The Stars Shine Bright in a Year to Remember from Ceaseless Fun

There are still tickets available for the final weekend of Ceaseless Fun’s The Stars. To purchase yours and learn more about the production, please visit its Hollywood Fringe Festival event page here.

 

“You’re not going to be immortal, but you can do better than most. You can leave an outline of yourself behind for everyone to gather around and admire forever.”

 

It’s always an experience walking down Hollywood Boulevard. The dual tides of dereliction and commercialism crashing into one another in a maelstrom of civic identity where the prevailing current can shift from block to block. Homeless, tourists, street vendors, theatergoers, faux costumed characters, Scientologists, drunken party-goers, misshapen wax celebrities, and unassuming locals all sharing the same sidewalk, connected by the scuffed and soiled memorials upon which they tread. A constellation of stars that goes on for blocks; the only monument where it’s sociably acceptable to walk all over it. A little disrespectful, but at least they’re remembered. You remember them, don’t you?

 

Venture along the Hollywood Walk of Fame far enough and you are guaranteed to see something memorable, and that guarantee only intensifies if you find yourself there this June taking a walk with The Stars, Ceaseless Fun’s breezy but affecting offering for this year’s Hollywood Fringe Festival. On its own, The Stars is a light-hearted, tongue-in-cheek discourse on the soul-decaying allure of status, consumerism, celebrity, and the struggles that come part and parcel with trying to maintain your sense of identity in this year and in this city. As the concluding installment of Ceaseless Fun’s stellar, compact season it serves as the final thoughts in a meditation on personal perception and ownership of the self that has collectively been the deepest, most ambitious, and rewarding theatrical experience this immersive community has generated all year.

 

In an art form that usually requires precision timing and an exacting control over all aspects of the environment in order to compensate for the inherent unpredictability of the audience, the creators and performers of The Stars should be applauded for undertaking the audacious risk of enacting such a thoughtful, dialogue-intensive experience along nine of the loudest, most crowded blocks in the city. The cacophony never becomes distracting, instead it builds a sort of natural sonic backdrop that creates a deliciously-ironic sort of privacy where the performer can say what they want as loud as they want only to you without garnering attention from the hundreds of other pedestrians similarly engrossed in their own lives.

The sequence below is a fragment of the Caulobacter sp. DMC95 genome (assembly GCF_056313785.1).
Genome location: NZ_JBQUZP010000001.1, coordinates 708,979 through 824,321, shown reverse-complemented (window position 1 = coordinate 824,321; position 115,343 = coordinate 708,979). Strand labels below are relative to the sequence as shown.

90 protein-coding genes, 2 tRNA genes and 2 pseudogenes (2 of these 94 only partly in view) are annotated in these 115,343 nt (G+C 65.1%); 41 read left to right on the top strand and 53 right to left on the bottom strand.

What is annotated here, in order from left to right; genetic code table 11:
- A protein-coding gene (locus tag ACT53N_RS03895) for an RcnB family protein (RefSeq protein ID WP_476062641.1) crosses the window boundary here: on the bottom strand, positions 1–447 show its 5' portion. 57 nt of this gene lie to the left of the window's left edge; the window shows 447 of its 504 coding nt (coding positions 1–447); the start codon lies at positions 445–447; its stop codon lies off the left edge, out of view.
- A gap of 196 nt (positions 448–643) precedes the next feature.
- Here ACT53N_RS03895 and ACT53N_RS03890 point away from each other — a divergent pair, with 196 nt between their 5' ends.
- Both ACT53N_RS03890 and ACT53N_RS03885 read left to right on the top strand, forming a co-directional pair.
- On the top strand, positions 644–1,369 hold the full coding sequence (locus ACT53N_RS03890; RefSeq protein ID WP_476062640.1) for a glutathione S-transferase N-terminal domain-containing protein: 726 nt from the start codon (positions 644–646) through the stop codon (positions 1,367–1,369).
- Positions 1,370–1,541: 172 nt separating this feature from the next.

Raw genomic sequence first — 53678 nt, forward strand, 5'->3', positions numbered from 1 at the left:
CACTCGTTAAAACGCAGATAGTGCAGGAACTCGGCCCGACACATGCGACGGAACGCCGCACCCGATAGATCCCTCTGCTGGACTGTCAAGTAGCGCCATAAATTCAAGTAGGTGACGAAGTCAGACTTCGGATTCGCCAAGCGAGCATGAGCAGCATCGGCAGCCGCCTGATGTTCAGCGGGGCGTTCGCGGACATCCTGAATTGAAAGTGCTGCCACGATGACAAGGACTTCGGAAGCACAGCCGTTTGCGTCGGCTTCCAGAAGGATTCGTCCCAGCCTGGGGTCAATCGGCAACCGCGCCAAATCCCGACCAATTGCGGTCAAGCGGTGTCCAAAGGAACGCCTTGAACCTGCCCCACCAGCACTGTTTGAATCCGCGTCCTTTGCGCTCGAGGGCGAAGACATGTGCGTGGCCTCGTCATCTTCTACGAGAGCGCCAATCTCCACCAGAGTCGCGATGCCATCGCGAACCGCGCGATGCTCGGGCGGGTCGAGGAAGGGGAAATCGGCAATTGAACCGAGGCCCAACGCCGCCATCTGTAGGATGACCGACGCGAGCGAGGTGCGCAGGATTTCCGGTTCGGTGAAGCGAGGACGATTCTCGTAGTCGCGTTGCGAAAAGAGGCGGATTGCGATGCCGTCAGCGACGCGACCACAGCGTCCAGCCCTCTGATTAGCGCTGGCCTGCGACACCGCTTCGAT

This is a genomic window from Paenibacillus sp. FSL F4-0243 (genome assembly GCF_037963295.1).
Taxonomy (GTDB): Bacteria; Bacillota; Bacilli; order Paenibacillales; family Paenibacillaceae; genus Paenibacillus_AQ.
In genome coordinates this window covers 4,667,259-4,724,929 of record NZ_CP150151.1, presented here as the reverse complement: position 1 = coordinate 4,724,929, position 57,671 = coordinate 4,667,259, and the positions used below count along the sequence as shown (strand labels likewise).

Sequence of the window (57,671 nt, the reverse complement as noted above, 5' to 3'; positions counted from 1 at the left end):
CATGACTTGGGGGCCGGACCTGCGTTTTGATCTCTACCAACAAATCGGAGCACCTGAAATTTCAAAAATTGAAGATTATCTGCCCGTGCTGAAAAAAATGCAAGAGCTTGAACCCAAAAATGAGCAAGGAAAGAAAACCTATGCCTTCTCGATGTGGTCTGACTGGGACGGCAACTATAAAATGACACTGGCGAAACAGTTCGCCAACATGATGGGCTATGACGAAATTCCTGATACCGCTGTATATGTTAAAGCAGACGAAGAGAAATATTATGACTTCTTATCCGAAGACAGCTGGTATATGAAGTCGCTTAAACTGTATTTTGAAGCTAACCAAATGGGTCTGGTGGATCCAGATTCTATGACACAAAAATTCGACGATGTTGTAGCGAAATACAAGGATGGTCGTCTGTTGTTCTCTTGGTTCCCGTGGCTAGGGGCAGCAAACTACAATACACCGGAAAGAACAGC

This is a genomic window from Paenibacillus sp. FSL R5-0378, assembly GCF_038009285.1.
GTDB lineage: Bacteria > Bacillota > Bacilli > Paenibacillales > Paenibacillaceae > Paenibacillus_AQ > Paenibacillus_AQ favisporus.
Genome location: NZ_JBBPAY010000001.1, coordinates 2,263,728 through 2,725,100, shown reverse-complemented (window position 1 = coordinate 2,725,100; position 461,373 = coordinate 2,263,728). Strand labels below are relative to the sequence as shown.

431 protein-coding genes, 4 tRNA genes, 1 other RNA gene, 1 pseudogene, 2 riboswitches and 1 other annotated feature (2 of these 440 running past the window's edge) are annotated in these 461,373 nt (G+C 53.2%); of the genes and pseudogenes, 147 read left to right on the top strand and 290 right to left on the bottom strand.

Occasionally I would make fleeting side-eye glances if we lingered close to a single bystander, studying their faces to see if they began to eavesdrop, wondering if it would even be possible for them to discern the nature of what was happening or if the camouflage was complete. On the other side of the coin, during the brief intervals between encounters I found myself scanning the crowds, trying to pick out who my next guide might turn out to be and wondering at each wrong guess what I might hear about and learn if that person had been the one to take my arm and usher me further along my path. What would their specific take be on this crazy city and what it does to us?

 

Ceaseless Fun is uniformly excellent with its casting no matter the cast size, and in a show with so much potential for unforeseeable variables and distractions they have put together a troupe of fearless, unflappable immersive veterans, each of whom delivers confidant, emotionally vulnerable, utterly charming work in the most unforgiving of playing spaces. Somehow each of them conjures an impregnable bubble of compelling intimacy during your time together while still keeping things loose and spontaneous enough to react to and comment on whatever may be happening around them, embracing it as part of that night’s unique walk. They succeed in keeping you as realistically engaged and present as possible in spite of Ceaseless Fun’s usual mode of one-sided communication. In this show, more than any other, I found myself biting my tongue; making an effort not to chime in for fear of derailing the flow of the piece.